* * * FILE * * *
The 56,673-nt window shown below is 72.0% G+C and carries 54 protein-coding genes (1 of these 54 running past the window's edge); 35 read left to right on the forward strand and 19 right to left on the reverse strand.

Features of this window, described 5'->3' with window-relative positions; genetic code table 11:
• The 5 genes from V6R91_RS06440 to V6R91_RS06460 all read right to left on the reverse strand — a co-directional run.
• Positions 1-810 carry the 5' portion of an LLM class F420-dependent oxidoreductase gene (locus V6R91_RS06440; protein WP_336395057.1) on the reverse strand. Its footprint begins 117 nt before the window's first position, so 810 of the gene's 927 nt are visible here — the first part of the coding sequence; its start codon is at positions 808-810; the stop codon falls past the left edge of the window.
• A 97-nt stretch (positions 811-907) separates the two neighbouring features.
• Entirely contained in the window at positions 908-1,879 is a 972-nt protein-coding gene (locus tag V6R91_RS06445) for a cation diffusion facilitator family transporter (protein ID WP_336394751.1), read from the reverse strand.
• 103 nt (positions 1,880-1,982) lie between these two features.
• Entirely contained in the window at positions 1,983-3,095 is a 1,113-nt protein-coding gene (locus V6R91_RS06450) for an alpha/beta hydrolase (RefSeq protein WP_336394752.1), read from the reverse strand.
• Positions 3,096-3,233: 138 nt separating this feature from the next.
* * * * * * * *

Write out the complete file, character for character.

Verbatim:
The 56,673-nt window shown below is 72.0% G+C and carries 54 protein-coding genes (1 of these 54 running past the window's edge); 35 read left to right on the forward strand and 19 right to left on the reverse strand.

Features of this window, described 5'->3' with window-relative positions; genetic code table 11:
• The 5 genes from V6R91_RS06440 to V6R91_RS06460 all read right to left on the reverse strand — a co-directional run.
• Positions 1-810 carry the 5' portion of an LLM class F420-dependent oxidoreductase gene (locus V6R91_RS06440; protein WP_336395057.1) on the reverse strand. Its footprint begins 117 nt before the window's first position, so 810 of the gene's 927 nt are visible here — the first part of the coding sequence; its start codon is at positions 808-810; the stop codon falls past the left edge of the window.
• A 97-nt stretch (positions 811-907) separates the two neighbouring features.
• Entirely contained in the window at positions 908-1,879 is a 972-nt protein-coding gene (locus tag V6R91_RS06445) for a cation diffusion facilitator family transporter (protein ID WP_336394751.1), read from the reverse strand.
• 103 nt (positions 1,880-1,982) lie between these two features.
• Entirely contained in the window at positions 1,983-3,095 is a 1,113-nt protein-coding gene (locus V6R91_RS06450) for an alpha/beta hydrolase (RefSeq protein WP_336394752.1), read from the reverse strand.
• Positions 3,096-3,233: 138 nt separating this feature from the next.